chapter 11.doc

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University of Guelph
Family Relations and Human Development
FRHD 2100
Cindy Clarke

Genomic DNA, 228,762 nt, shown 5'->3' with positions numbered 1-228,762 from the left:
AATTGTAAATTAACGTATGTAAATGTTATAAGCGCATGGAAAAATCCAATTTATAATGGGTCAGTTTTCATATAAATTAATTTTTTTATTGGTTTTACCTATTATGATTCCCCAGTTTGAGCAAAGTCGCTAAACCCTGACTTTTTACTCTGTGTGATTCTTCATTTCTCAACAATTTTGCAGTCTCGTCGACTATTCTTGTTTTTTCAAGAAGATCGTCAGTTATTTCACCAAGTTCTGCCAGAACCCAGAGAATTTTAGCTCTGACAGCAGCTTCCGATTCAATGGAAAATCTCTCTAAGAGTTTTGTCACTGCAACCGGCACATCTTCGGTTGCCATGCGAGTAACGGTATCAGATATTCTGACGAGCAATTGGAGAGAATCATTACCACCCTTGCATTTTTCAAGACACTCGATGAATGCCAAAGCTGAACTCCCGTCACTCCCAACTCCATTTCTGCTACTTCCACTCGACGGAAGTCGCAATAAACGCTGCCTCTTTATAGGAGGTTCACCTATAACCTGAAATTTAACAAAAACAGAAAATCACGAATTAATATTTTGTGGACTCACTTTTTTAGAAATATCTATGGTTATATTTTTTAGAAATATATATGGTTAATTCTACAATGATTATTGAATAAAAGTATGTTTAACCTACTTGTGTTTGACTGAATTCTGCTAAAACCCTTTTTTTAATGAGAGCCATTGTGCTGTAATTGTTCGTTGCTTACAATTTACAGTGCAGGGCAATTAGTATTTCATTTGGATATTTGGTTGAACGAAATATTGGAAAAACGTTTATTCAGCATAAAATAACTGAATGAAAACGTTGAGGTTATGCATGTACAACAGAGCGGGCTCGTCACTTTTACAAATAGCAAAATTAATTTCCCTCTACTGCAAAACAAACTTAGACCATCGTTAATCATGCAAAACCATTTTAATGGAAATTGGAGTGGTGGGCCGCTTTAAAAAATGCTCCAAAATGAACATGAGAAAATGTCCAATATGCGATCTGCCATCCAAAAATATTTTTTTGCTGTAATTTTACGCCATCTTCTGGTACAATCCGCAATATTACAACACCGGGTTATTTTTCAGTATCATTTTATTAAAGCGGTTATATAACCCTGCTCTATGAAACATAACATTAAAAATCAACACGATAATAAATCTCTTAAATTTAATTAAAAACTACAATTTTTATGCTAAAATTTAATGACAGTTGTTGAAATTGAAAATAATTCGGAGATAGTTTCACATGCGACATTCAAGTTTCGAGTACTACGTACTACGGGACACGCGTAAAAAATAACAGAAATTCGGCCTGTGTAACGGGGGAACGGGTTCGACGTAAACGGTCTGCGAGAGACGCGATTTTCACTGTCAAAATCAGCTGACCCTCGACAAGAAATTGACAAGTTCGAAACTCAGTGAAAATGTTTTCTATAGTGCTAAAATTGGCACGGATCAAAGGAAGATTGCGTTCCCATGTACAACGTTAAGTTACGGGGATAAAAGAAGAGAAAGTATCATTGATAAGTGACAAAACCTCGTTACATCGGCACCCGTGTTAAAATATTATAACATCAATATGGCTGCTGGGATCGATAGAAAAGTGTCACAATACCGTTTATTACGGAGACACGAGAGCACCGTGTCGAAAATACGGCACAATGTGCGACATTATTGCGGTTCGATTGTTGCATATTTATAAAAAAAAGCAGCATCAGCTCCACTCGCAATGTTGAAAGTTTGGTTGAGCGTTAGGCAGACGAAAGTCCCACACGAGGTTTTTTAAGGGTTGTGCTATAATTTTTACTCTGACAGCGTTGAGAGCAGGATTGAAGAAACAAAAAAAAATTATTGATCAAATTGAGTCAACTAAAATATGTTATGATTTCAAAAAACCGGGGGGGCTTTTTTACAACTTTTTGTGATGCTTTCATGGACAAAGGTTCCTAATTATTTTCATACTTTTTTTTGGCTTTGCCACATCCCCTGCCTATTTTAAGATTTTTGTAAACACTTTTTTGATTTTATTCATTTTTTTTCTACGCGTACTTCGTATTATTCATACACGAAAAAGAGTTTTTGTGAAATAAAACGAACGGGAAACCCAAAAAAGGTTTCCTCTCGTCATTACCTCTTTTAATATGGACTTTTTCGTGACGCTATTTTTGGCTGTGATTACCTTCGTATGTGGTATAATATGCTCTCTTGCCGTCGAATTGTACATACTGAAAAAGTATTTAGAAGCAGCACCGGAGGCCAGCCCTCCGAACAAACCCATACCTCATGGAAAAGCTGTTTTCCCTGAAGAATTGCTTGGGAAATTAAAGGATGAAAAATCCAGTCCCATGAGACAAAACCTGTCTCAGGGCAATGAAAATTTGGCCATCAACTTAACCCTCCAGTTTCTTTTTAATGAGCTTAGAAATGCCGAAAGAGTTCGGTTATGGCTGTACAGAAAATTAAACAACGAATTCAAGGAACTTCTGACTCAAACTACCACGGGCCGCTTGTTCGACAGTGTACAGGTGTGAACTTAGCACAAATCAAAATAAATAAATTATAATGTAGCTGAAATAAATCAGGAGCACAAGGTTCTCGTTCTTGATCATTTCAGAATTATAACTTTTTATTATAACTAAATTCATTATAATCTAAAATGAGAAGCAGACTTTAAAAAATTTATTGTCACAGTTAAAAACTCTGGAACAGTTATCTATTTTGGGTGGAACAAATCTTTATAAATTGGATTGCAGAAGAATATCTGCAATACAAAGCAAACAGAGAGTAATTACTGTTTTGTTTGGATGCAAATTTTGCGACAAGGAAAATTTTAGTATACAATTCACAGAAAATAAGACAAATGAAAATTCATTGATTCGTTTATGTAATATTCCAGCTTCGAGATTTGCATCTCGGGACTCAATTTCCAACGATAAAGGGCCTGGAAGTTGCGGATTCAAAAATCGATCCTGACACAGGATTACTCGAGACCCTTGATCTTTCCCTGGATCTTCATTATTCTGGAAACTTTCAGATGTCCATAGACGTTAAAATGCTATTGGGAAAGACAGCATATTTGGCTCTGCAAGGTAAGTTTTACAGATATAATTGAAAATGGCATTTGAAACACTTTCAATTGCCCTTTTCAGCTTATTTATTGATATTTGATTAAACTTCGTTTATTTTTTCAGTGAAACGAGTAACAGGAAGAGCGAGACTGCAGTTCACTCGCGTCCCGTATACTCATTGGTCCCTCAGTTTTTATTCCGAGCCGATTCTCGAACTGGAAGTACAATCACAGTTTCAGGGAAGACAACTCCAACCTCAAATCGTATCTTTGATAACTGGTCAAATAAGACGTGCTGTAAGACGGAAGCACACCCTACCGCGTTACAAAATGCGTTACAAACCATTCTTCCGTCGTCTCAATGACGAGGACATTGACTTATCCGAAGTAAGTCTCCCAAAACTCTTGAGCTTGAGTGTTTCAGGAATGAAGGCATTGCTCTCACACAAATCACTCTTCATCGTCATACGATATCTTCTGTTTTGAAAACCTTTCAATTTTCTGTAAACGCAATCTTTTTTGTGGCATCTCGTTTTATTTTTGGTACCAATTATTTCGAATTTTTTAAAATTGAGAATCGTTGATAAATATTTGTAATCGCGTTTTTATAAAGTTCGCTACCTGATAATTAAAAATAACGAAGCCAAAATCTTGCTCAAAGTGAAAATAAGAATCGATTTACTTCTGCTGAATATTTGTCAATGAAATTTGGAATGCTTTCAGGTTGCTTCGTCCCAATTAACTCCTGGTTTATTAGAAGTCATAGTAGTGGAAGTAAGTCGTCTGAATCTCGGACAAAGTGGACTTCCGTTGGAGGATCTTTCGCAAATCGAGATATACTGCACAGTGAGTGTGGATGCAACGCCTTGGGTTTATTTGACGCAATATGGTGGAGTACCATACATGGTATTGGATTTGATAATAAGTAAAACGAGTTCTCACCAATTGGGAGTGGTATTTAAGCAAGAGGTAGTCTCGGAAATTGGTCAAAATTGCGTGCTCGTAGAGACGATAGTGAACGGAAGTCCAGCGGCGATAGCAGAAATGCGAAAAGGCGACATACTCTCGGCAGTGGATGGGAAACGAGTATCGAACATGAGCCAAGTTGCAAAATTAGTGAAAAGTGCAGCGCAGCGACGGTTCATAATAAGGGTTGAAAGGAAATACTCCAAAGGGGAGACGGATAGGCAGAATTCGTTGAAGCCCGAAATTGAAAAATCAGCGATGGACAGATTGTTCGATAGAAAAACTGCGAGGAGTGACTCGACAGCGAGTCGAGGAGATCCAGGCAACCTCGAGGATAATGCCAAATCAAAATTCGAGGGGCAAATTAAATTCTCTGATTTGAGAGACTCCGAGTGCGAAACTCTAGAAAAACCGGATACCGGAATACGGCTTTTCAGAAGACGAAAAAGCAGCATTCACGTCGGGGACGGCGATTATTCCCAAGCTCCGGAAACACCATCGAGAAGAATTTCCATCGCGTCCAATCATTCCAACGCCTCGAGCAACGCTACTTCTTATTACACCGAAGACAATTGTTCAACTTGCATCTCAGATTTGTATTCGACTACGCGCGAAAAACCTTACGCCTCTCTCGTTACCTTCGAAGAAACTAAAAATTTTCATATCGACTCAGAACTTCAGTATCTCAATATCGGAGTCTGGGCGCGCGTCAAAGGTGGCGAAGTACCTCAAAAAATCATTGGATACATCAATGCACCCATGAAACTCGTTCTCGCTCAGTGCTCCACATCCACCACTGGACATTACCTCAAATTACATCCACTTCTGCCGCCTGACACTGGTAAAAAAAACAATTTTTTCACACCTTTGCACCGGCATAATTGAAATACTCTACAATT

Chapter 11 - Contraception and Abortion Contraception, which types to use, when, and the quality of same are often issues for discussion. Also, the issue arises as to why you would need birth control if you are married. Should a married couple or anyone be engaging in sexual relations unless it is for the purpose of procreation? Issues to be address by you as they relate to you own individual beliefs. The following are key issues addressed within this chapter. These notes are meant to be a guide while you read through the chapter. History of Contraception • Origins of contraception are found in ancient Greece and Egypt. • 1800’s groups in the United States were considering controlling fertility to reduce poverty • 1873 Comstock laws (Anthony Comstock) prohibited the distribution of all obscene material including contraceptive information and birth control devices Choosing a Method of Contraception • Individuals and couples should consider: • Personal health and health risks • The number of sexual partners • Frequency of sexual intercourse • Risk of acquiring STI • Personal responsibility • Cost of methods • Advantages and disadvantages of methods Barrier Contraceptives: Condoms and Caps You will find a video detailing how to use a male condom, female condom, and dental dam at • Condom is a penile covering • Female condom (reality vaginal pouch) polyurethane, about 7 inches long, to flexible rings to help with insertion • How it works: • Male condom placed on erect penis prior to vaginal contact • Water based lubricants may be used with the condom, however, oil based lubricants will damage the latex • After ejaculation, the condom must be removed while holding the penis, so that it does not slip off • Use of spermicide (nonoxynol-9) with a condom was recommended, however, this recommendation has been changed as it was found that the spermicide irritated the mucous membranes and my increase the transmission of HIV or other STI’s Effectiveness • Latex condoms are 88-98 % effective • Female condoms have a 79% effectiveness rate • Overall breakage is low if used correctly • Check expiry dates • Do not store condoms in warm locations such as wallets or cars Advantages • Barrier methods offer most protection from STI’s, including HIV • Relatively inexpensive and can be bought over the counter • Some individuals enjoy that they eliminate semen leakage from the vagina Disadvantages • Condom use may reduce spontaneity • Reduce sensation • Latex allergy Diaphragm • Made of latex and available in different sizes • Require a physicians’ visit to ascertain proper size How it works • Create a barrier to cervical entrance with latex and spermicidal jelly • Prior to insertion, diaphragm rim is covered with spermicidal jelly, one tablespoon of jelly is put into the diaphragm • Additional jelly must be added to diaphragm for each act of intercourse • The diaphragm is left in place for at least hours but not more than 24 hours after intercourse Effectiveness and Advantages • Rates range from 82-94% • Advantages: can be inserted prior to sexual activity to increase spontaneity • Spermicidal jelly provides some protection from STI’s and pelvic inflammatory disease • Doesn’t affect hormone levels • Fairly inexpensive Disadvantages • An office visit for fitting and education about insertion and removal • Increase of toxic shock syndrome, urinary tract infections, postcoital drip • May move during different sexual positions • Woman must be comfortable inserting the device Contraceptive Sponge • In Canada a sponge is available under the trademark name: Protectaid • Not available in United States at this time due to manufacturing issues with the trademark: Today’s sponge How it works and effectiveness • Works as a barrier (blocks entrance to the cervix), absorption of sperm, deactivating the sperm • Intercourse may occur as often as wish, it must remain in place for six hours after intercourse • Effectiveness rate: 75-83% • Failure rate higher in women under 30 or those who have frequent intercourse Advantages • Purchased without a prescription or fitting • Inserted prior to sexual intercourse, increasing spontaneity, no extra spermicide needed for additional acts of intercourse • Do not affect hormone levels, are disposable, do not require routine cleaning Disadvantages • Increase risk of toxic shock syndrome and urinary tract infections • Cannot be left in place during a woman’s menstrual period • Possible allergic reaction to spermicide • Woman must feel comfortable inserting it Cervical Cap • Thimble shaped rubber dome, placed over the cervix, must be fitted by physician • Similar to diaphragm but can remain in place up to 48 hours • It works by blocking the cervical opening • Deactivates sperm through the use of spermicial cream or jelly Effectiveness and Advantages • 82-94% • Primary reason for failure is inconsistent or incorrect use • It can be left in place up to 48 hours • Inserted earlier and left in longer than the diaphragm and has a higher effectiveness rate • Does not affect hormone levels Disadvantages • May increase the rate of toxic shock syndrome, cause abnormal pap smears • Increase risk of urinary tract infections, possible allergic reaction to rubber • Must be fitted by doctor • May be dislodged during intercourse Hormonal Methods for Women: The Pill, The Patch, and more • Change hormonal levels • Production of ova can be interrupted and fertilization can be prevented • Do not prevent STI’s • Various types of birth control pills, different levels of hormones in them • Developed to mimic average menstrual cycle • Injections: prevent ovulation and thickening cervical mucus • 99.7% effectiveness • Highly effective,
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